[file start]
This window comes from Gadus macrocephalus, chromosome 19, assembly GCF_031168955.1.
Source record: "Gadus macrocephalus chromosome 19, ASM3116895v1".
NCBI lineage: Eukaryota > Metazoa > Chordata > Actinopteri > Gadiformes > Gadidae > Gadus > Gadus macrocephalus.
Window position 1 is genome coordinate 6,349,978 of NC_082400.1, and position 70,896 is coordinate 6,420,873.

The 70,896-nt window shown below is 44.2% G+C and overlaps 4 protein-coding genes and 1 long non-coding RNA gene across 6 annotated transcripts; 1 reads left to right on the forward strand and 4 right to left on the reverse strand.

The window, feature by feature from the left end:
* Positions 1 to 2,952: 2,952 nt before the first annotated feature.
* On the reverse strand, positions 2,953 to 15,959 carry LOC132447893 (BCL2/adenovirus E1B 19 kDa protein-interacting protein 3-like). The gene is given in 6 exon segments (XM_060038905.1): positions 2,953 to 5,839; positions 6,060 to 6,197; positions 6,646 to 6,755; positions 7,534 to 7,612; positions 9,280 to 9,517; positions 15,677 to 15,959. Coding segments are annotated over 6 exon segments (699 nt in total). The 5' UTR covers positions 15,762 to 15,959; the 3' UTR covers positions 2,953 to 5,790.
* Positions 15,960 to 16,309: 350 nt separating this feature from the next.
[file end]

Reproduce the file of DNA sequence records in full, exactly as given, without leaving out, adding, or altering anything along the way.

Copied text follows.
This window comes from Gadus macrocephalus, chromosome 19, assembly GCF_031168955.1.
Source record: "Gadus macrocephalus chromosome 19, ASM3116895v1".
NCBI lineage: Eukaryota > Metazoa > Chordata > Actinopteri > Gadiformes > Gadidae > Gadus > Gadus macrocephalus.
Window position 1 is genome coordinate 6,349,978 of NC_082400.1, and position 70,896 is coordinate 6,420,873.

The 70,896-nt window shown below is 44.2% G+C and overlaps 4 protein-coding genes and 1 long non-coding RNA gene across 6 annotated transcripts; 1 reads left to right on the forward strand and 4 right to left on the reverse strand.

The window, feature by feature from the left end:
* Positions 1 to 2,952: 2,952 nt before the first annotated feature.
* On the reverse strand, positions 2,953 to 15,959 carry LOC132447893 (BCL2/adenovirus E1B 19 kDa protein-interacting protein 3-like). The gene is given in 6 exon segments (XM_060038905.1): positions 2,953 to 5,839; positions 6,060 to 6,197; positions 6,646 to 6,755; positions 7,534 to 7,612; positions 9,280 to 9,517; positions 15,677 to 15,959. Coding segments are annotated over 6 exon segments (699 nt in total). The 5' UTR covers positions 15,762 to 15,959; the 3' UTR covers positions 2,953 to 5,790.
* Positions 15,960 to 16,309: 350 nt separating this feature from the next.